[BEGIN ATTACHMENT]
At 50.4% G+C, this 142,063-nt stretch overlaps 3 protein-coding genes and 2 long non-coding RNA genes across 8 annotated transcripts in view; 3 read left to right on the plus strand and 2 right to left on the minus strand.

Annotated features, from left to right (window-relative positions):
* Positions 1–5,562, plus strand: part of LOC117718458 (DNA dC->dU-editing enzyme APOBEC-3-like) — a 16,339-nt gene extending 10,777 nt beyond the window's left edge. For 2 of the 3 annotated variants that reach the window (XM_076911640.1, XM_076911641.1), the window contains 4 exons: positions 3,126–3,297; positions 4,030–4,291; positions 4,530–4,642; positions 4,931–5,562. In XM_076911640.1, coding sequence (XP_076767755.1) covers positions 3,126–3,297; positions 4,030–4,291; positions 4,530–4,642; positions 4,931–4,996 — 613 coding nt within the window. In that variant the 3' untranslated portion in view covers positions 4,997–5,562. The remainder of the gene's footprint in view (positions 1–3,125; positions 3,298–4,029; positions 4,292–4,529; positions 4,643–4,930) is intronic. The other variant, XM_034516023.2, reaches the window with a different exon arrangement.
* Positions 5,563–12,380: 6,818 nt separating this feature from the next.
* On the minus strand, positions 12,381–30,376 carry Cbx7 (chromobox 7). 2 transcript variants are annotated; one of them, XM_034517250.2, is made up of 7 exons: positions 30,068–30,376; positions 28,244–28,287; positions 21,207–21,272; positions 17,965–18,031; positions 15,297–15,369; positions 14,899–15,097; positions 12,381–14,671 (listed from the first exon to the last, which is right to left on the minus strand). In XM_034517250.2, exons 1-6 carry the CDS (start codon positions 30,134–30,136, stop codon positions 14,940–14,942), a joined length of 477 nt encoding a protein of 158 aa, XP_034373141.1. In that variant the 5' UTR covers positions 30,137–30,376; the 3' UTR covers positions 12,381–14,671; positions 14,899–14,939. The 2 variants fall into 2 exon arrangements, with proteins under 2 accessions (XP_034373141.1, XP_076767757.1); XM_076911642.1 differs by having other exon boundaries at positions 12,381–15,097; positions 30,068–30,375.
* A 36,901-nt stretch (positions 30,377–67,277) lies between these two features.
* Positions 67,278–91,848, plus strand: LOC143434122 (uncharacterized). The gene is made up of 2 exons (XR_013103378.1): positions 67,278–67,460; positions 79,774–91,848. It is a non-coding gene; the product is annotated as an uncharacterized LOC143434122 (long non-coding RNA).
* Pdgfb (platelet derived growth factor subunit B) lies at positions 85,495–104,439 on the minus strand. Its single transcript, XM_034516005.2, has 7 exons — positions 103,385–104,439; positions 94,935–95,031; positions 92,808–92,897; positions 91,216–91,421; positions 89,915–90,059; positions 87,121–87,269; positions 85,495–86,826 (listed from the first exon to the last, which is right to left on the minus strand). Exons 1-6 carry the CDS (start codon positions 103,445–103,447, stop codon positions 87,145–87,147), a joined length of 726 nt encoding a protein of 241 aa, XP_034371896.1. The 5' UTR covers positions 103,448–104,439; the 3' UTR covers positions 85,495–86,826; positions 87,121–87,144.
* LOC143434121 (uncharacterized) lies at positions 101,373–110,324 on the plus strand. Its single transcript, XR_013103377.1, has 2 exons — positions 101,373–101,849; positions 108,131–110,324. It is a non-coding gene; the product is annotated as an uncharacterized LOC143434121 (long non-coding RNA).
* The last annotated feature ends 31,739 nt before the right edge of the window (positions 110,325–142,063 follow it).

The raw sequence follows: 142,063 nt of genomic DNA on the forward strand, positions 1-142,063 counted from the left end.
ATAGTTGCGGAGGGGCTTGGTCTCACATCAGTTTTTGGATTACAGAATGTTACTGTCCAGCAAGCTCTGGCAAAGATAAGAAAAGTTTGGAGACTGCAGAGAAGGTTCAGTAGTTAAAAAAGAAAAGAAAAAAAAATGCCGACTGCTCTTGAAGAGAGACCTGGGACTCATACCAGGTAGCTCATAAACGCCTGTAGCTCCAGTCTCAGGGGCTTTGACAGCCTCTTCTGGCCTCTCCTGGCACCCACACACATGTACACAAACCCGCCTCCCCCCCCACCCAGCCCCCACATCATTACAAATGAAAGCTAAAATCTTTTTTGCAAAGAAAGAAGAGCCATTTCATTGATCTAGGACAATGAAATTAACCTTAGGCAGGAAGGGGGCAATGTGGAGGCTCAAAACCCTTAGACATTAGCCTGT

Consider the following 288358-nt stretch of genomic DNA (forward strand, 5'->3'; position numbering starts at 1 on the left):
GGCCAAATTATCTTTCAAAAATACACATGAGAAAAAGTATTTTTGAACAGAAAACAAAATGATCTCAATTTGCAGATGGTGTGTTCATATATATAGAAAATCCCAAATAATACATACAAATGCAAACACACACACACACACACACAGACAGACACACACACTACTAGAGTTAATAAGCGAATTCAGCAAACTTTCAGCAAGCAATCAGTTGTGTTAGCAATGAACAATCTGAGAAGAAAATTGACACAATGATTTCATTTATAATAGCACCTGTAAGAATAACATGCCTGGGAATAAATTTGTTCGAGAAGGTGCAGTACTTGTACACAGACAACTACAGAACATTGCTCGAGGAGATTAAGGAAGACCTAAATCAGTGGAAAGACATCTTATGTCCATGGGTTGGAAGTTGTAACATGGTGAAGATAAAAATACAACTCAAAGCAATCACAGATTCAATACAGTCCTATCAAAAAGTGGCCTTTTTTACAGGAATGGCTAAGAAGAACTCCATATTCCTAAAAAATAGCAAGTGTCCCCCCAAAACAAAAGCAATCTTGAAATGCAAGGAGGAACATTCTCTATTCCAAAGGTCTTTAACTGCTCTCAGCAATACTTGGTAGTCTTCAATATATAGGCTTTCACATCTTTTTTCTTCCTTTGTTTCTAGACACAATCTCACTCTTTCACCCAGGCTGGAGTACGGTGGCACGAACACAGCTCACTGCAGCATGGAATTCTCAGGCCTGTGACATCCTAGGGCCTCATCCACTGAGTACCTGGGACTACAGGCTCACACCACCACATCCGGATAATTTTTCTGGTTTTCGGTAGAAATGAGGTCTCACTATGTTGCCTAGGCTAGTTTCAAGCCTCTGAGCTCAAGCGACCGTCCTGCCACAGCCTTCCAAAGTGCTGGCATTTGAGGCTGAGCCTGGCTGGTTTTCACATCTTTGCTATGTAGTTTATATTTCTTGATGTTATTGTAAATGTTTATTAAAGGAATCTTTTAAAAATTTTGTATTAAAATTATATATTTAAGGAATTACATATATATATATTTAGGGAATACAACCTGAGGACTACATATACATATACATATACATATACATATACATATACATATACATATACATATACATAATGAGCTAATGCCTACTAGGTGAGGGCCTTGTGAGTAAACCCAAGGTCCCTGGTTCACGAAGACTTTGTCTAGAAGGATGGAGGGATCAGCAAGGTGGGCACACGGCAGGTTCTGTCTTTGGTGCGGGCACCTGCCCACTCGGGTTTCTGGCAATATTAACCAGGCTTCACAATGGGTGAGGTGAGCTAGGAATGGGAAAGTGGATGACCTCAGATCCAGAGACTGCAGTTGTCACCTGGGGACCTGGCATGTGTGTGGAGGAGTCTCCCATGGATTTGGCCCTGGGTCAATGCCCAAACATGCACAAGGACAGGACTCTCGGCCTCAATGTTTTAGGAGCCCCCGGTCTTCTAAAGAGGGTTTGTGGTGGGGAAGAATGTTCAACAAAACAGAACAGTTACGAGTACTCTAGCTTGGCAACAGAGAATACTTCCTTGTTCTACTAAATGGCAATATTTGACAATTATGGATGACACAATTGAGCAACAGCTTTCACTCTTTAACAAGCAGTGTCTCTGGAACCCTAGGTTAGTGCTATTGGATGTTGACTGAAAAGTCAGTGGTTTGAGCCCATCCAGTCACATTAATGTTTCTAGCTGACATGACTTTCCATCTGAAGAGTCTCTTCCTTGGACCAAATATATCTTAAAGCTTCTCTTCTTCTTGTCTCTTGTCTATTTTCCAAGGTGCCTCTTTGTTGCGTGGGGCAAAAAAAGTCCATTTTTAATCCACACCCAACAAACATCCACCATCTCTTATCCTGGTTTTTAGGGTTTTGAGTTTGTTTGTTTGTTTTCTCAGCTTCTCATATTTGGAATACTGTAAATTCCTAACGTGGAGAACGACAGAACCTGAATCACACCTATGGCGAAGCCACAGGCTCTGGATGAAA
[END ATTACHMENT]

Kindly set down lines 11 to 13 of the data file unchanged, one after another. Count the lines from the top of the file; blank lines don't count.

The raw sequence follows: 142,063 nt of genomic DNA on the forward strand, positions 1-142,063 counted from the left end.
ATAGTTGCGGAGGGGCTTGGTCTCACATCAGTTTTTGGATTACAGAATGTTACTGTCCAGCAAGCTCTGGCAAAGATAAGAAAAGTTTGGAGACTGCAGAGAAGGTTCAGTAGTTAAAAAAGAAAAGAAAAAAAAATGCCGACTGCTCTTGAAGAGAGACCTGGGACTCATACCAGGTAGCTCATAAACGCCTGTAGCTCCAGTCTCAGGGGCTTTGACAGCCTCTTCTGGCCTCTCCTGGCACCCACACACATGTACACAAACCCGCCTCCCCCCCCACCCAGCCCCCACATCATTACAAATGAAAGCTAAAATCTTTTTTGCAAAGAAAGAAGAGCCATTTCATTGATCTAGGACAATGAAATTAACCTTAGGCAGGAAGGGGGCAATGTGGAGGCTCAAAACCCTTAGACATTAGCCTGT

Consider the following 288358-nt stretch of genomic DNA (forward strand, 5'->3'; position numbering starts at 1 on the left):